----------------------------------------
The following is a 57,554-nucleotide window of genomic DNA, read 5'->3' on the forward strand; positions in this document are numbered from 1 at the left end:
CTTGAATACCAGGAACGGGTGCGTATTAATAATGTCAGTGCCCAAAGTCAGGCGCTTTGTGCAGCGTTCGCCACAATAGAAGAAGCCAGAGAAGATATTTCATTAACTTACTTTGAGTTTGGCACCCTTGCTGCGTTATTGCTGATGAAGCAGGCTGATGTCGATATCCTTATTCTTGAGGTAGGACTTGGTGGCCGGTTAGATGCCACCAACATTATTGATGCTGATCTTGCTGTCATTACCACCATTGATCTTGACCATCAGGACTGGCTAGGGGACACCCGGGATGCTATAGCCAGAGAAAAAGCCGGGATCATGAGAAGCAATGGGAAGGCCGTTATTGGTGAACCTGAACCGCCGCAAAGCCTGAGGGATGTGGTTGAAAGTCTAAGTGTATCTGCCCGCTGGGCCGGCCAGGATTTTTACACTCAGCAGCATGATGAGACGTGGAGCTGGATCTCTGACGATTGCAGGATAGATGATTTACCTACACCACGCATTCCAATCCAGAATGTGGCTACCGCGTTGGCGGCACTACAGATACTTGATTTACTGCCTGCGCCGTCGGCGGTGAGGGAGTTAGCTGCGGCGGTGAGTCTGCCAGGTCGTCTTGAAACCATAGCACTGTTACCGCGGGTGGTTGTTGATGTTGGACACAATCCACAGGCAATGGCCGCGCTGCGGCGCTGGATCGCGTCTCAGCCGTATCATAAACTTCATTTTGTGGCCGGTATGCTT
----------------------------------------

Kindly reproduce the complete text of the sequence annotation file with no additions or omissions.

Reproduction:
The following is a 57,554-nucleotide window of genomic DNA, read 5'->3' on the forward strand; positions in this document are numbered from 1 at the left end:
CTTGAATACCAGGAACGGGTGCGTATTAATAATGTCAGTGCCCAAAGTCAGGCGCTTTGTGCAGCGTTCGCCACAATAGAAGAAGCCAGAGAAGATATTTCATTAACTTACTTTGAGTTTGGCACCCTTGCTGCGTTATTGCTGATGAAGCAGGCTGATGTCGATATCCTTATTCTTGAGGTAGGACTTGGTGGCCGGTTAGATGCCACCAACATTATTGATGCTGATCTTGCTGTCATTACCACCATTGATCTTGACCATCAGGACTGGCTAGGGGACACCCGGGATGCTATAGCCAGAGAAAAAGCCGGGATCATGAGAAGCAATGGGAAGGCCGTTATTGGTGAACCTGAACCGCCGCAAAGCCTGAGGGATGTGGTTGAAAGTCTAAGTGTATCTGCCCGCTGGGCCGGCCAGGATTTTTACACTCAGCAGCATGATGAGACGTGGAGCTGGATCTCTGACGATTGCAGGATAGATGATTTACCTACACCACGCATTCCAATCCAGAATGTGGCTACCGCGTTGGCGGCACTACAGATACTTGATTTACTGCCTGCGCCGTCGGCGGTGAGGGAGTTAGCTGCGGCGGTGAGTCTGCCAGGTCGTCTTGAAACCATAGCACTGTTACCGCGGGTGGTTGTTGATGTTGGACACAATCCACAGGCAATGGCCGCGCTGCGGCGCTGGATCGCGTCTCAGCCGTATCATAAACTTCATTTTGTGGCCGGTATGCTT